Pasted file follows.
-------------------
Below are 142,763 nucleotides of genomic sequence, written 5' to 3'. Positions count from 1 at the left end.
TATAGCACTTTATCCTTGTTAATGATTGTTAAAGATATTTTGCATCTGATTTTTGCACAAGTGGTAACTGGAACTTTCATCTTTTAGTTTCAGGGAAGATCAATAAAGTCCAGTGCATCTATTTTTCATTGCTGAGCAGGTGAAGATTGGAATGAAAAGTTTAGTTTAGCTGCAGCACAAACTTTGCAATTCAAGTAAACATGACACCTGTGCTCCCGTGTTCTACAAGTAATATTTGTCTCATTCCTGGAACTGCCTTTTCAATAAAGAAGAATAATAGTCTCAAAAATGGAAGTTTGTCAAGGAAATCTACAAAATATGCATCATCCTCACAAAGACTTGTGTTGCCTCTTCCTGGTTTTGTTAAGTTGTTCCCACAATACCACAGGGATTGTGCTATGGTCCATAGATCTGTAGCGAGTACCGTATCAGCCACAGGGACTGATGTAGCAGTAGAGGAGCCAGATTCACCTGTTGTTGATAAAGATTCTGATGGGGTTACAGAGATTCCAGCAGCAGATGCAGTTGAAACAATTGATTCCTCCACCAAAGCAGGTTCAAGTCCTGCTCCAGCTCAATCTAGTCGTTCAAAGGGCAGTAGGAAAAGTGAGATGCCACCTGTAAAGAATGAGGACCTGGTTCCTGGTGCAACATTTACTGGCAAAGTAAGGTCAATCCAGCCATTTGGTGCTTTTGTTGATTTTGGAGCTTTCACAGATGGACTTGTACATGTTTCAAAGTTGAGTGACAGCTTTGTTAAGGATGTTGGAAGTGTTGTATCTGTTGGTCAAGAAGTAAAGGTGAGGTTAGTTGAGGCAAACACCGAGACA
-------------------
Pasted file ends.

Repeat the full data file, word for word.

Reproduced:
Below are 142,763 nucleotides of genomic sequence, written 5' to 3'. Positions count from 1 at the left end.
TATAGCACTTTATCCTTGTTAATGATTGTTAAAGATATTTTGCATCTGATTTTTGCACAAGTGGTAACTGGAACTTTCATCTTTTAGTTTCAGGGAAGATCAATAAAGTCCAGTGCATCTATTTTTCATTGCTGAGCAGGTGAAGATTGGAATGAAAAGTTTAGTTTAGCTGCAGCACAAACTTTGCAATTCAAGTAAACATGACACCTGTGCTCCCGTGTTCTACAAGTAATATTTGTCTCATTCCTGGAACTGCCTTTTCAATAAAGAAGAATAATAGTCTCAAAAATGGAAGTTTGTCAAGGAAATCTACAAAATATGCATCATCCTCACAAAGACTTGTGTTGCCTCTTCCTGGTTTTGTTAAGTTGTTCCCACAATACCACAGGGATTGTGCTATGGTCCATAGATCTGTAGCGAGTACCGTATCAGCCACAGGGACTGATGTAGCAGTAGAGGAGCCAGATTCACCTGTTGTTGATAAAGATTCTGATGGGGTTACAGAGATTCCAGCAGCAGATGCAGTTGAAACAATTGATTCCTCCACCAAAGCAGGTTCAAGTCCTGCTCCAGCTCAATCTAGTCGTTCAAAGGGCAGTAGGAAAAGTGAGATGCCACCTGTAAAGAATGAGGACCTGGTTCCTGGTGCAACATTTACTGGCAAAGTAAGGTCAATCCAGCCATTTGGTGCTTTTGTTGATTTTGGAGCTTTCACAGATGGACTTGTACATGTTTCAAAGTTGAGTGACAGCTTTGTTAAGGATGTTGGAAGTGTTGTATCTGTTGGTCAAGAAGTAAAGGTGAGGTTAGTTGAGGCAAACACCGAGACA